yes, the 'dravidians' have amply demonstrated that they have no stake in india, only in the mythical tamil empire consisting of tamil nadu, kerala, and sri lanka's north and east. i think this display of ill-tempered histrionics by karunanidhi recently will hurt all tamils. there is already a return of that old perception by many that somehow the tamils would be happy to leave the indian union. in fact if tamil nadu secedes, it would find it very difficult to survive. there will immediately be insurrections by the al-umma and other mohammedans, then a separatist movement for christist kanyakumaristan by the nadars, and if there is no huge indian market for the BMWs and fords and hyundais being built in chennai, those guys will wind up and leave as well. and a water embargo (kaveri, mullaperiyar, tamraparni?) would bring the state to its knees. it would be suicidal for tamil nadu as well as for india.
this is identical to the pakistani longing for a mythical mohammedan empire with pakistan as its imperial center (which of course is entertaining in itself. pakistan cannot control a bunch of pathans with rifles, and they are going to build a caliphate! ROTFL).
---------- Forwarded message ----------
The take home message is:
Regional parties simply have no stake in the national future. They do not care about India as a whole. And they seek only to appease their regional (frequently, caste-based) constituencies.
For national interest's sake
Vir Sanghvi, Hindustan Times
September 22, 2007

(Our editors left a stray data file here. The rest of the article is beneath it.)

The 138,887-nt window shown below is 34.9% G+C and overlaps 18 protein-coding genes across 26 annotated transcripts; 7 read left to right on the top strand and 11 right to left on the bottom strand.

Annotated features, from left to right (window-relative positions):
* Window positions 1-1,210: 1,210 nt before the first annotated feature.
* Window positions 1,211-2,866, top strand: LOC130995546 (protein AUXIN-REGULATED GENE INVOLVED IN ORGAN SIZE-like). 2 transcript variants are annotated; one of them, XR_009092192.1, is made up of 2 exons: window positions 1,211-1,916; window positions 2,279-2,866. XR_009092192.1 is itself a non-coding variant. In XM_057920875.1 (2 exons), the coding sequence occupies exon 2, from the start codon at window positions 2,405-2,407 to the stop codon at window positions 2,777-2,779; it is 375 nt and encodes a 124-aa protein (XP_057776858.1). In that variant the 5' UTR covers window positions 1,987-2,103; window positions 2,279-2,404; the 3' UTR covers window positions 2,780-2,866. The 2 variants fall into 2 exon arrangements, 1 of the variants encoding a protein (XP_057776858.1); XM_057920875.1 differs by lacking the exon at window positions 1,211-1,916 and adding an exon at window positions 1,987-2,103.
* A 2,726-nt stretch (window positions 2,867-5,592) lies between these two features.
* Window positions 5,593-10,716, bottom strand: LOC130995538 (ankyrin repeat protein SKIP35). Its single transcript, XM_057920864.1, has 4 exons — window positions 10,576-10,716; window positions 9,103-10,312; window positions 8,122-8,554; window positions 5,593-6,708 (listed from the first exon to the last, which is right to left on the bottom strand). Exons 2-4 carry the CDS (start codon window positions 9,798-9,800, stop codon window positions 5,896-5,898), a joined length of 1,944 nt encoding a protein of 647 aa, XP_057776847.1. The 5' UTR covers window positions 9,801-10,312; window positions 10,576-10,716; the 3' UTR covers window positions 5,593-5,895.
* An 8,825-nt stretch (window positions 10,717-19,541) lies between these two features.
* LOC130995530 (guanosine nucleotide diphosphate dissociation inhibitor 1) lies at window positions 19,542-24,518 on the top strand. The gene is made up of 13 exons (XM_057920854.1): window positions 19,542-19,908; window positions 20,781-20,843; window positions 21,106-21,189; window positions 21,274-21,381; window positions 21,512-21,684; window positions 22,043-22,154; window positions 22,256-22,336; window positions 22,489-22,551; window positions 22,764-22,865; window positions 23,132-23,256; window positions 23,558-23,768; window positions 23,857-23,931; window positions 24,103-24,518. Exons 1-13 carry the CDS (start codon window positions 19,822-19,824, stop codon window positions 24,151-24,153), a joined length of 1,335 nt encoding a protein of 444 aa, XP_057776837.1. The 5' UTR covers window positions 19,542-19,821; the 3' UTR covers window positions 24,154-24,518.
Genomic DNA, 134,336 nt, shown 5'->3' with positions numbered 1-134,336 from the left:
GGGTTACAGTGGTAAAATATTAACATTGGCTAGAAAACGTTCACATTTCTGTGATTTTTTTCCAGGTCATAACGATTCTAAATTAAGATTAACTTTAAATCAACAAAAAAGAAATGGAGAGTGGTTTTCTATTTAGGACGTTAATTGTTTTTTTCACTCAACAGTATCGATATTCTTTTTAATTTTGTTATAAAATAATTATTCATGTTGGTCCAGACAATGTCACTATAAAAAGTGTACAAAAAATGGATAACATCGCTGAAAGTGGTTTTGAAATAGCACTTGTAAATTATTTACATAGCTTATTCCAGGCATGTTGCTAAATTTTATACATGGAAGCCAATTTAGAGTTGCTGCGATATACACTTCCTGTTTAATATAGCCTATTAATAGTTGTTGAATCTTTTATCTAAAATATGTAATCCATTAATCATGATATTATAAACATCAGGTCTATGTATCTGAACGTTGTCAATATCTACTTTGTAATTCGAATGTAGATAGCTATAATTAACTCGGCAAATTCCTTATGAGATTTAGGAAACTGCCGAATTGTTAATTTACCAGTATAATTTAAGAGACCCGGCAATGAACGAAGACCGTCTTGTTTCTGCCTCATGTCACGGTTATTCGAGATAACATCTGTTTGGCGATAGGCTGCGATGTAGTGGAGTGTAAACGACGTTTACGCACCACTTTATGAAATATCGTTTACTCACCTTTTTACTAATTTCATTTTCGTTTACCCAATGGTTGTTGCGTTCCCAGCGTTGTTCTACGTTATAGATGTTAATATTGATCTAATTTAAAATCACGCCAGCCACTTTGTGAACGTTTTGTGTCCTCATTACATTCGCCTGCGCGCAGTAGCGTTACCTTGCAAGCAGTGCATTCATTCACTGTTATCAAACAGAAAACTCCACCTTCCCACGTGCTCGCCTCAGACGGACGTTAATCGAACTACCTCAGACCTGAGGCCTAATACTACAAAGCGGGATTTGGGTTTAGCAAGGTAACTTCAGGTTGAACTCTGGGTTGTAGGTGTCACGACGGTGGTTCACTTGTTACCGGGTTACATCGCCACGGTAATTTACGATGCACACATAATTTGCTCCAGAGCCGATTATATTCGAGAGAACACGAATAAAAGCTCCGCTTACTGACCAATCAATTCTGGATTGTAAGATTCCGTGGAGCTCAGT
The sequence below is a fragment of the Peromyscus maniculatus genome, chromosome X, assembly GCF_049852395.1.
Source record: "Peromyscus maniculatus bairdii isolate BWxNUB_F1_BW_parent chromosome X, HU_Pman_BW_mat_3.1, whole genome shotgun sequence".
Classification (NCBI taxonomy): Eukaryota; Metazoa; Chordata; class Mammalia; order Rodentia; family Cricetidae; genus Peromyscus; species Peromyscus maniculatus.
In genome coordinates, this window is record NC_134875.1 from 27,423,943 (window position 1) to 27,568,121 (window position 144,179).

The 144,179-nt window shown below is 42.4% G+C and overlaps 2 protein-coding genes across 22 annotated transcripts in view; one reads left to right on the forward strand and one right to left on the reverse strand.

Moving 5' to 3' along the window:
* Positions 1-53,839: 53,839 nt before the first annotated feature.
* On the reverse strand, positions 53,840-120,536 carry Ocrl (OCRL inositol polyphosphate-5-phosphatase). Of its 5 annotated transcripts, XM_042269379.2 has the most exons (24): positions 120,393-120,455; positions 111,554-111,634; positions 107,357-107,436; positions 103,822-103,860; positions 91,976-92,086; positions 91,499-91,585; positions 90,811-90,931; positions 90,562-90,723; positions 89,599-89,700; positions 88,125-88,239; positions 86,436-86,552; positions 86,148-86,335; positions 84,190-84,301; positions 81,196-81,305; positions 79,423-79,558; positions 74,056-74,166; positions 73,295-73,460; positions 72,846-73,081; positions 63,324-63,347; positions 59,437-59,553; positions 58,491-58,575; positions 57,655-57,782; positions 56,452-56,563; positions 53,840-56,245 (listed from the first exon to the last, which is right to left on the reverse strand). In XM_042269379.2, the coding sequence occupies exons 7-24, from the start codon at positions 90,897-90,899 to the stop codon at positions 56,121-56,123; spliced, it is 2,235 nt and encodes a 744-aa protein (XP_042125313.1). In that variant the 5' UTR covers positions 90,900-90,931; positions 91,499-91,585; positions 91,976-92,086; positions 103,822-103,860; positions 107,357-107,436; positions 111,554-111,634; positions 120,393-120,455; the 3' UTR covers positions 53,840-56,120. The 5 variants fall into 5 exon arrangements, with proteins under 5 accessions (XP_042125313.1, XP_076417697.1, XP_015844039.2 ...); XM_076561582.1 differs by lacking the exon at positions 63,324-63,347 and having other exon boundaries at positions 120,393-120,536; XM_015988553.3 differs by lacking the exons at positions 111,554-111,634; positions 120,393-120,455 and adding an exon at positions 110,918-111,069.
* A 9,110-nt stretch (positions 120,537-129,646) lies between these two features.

First Published: 22:40 IST(22/9/2007)
Last Updated: 01:30 IST(23/9/2007)
For all of the last month or so, people have been stopping journalists in the streets and asking the same questions: will there be an election? And when exactly will this mid-term poll be called?
The honest answer to that question (but one which a surprisingly small number of journalists is willing to give) is: I don't know. Nobody knows how long this government will survive: will the Prime Minister's statements provoke the Left again? Will the people who actually have to fight elections ask Prakash Karat and his friends to take it easy? Does the Left have a larger game plan?
Only if you can answer these questions — which none of us can — can you say with any degree of certainty whether there will be an election or when it is likely to be held.
But what intrigues me is how people react once they've got the will-there-be-an-election question out of way. Most ask if the government will be re-elected. (Possible but the rules of anti-incumbency suggest otherwise.) They ask if LK Advani will be the BJP's choice for Prime Minister. (Yes, I think.) And then they say: "Whatever happens, I hope these bloody Third Front guys don't come to power."
Most of us will have observed the growing disdain of the educated middle class for the Third Front. Even lifelong BJP voters who would froth at the mouth about a party led by an Italian-born person, will now tell you that they would be happier to see Manmohan Singh back in office than to see some Third Front-type stride into Race Course Road. (Ideally, of course, they would prefer AB Vajpayee or LK Advani.)
Likewise, hardcore secularists who have never forgiven Advani for his Rath Yatra and will never forget the massacres in Gujarat, will tell you that, on balance, they would rather see the BJP in office than support some coalition of regional leaders kept in office by a bunch of China-lovers (or Chinese stooges, depending on your perspective).